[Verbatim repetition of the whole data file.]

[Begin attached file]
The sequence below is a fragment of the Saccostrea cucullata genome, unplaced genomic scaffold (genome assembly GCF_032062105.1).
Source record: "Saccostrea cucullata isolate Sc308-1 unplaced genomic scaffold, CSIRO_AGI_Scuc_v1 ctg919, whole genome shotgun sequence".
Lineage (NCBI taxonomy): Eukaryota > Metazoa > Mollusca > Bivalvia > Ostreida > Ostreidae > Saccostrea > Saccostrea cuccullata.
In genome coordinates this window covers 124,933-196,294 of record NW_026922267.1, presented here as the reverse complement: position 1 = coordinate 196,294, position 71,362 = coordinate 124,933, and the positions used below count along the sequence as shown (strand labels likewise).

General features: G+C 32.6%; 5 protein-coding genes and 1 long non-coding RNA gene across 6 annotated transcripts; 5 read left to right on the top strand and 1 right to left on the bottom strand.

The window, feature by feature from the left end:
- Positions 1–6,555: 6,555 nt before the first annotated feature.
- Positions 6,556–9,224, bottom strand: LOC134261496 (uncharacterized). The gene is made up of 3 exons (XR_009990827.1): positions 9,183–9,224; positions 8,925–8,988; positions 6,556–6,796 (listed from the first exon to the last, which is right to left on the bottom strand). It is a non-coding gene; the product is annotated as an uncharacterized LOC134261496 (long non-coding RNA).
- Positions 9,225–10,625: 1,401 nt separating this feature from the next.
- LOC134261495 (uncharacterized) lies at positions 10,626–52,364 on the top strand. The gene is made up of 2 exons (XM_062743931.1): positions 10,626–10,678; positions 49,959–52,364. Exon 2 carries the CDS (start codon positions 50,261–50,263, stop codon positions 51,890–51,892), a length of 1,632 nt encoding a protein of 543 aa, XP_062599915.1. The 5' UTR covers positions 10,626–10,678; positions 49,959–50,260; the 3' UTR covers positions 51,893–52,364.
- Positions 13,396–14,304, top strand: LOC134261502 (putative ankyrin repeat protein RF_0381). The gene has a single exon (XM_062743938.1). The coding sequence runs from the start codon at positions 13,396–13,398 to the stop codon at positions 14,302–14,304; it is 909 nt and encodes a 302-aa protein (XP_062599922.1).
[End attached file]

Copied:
The sequence below is a fragment of the Saccostrea cucullata genome, unplaced genomic scaffold (genome assembly GCF_032062105.1).
Source record: "Saccostrea cucullata isolate Sc308-1 unplaced genomic scaffold, CSIRO_AGI_Scuc_v1 ctg919, whole genome shotgun sequence".
Lineage (NCBI taxonomy): Eukaryota > Metazoa > Mollusca > Bivalvia > Ostreida > Ostreidae > Saccostrea > Saccostrea cuccullata.
In genome coordinates this window covers 124,933-196,294 of record NW_026922267.1, presented here as the reverse complement: position 1 = coordinate 196,294, position 71,362 = coordinate 124,933, and the positions used below count along the sequence as shown (strand labels likewise).

General features: G+C 32.6%; 5 protein-coding genes and 1 long non-coding RNA gene across 6 annotated transcripts; 5 read left to right on the top strand and 1 right to left on the bottom strand.

The window, feature by feature from the left end:
- Positions 1–6,555: 6,555 nt before the first annotated feature.
- Positions 6,556–9,224, bottom strand: LOC134261496 (uncharacterized). The gene is made up of 3 exons (XR_009990827.1): positions 9,183–9,224; positions 8,925–8,988; positions 6,556–6,796 (listed from the first exon to the last, which is right to left on the bottom strand). It is a non-coding gene; the product is annotated as an uncharacterized LOC134261496 (long non-coding RNA).
- Positions 9,225–10,625: 1,401 nt separating this feature from the next.
- LOC134261495 (uncharacterized) lies at positions 10,626–52,364 on the top strand. The gene is made up of 2 exons (XM_062743931.1): positions 10,626–10,678; positions 49,959–52,364. Exon 2 carries the CDS (start codon positions 50,261–50,263, stop codon positions 51,890–51,892), a length of 1,632 nt encoding a protein of 543 aa, XP_062599915.1. The 5' UTR covers positions 10,626–10,678; positions 49,959–50,260; the 3' UTR covers positions 51,893–52,364.
- Positions 13,396–14,304, top strand: LOC134261502 (putative ankyrin repeat protein RF_0381). The gene has a single exon (XM_062743938.1). The coding sequence runs from the start codon at positions 13,396–13,398 to the stop codon at positions 14,302–14,304; it is 909 nt and encodes a 302-aa protein (XP_062599922.1).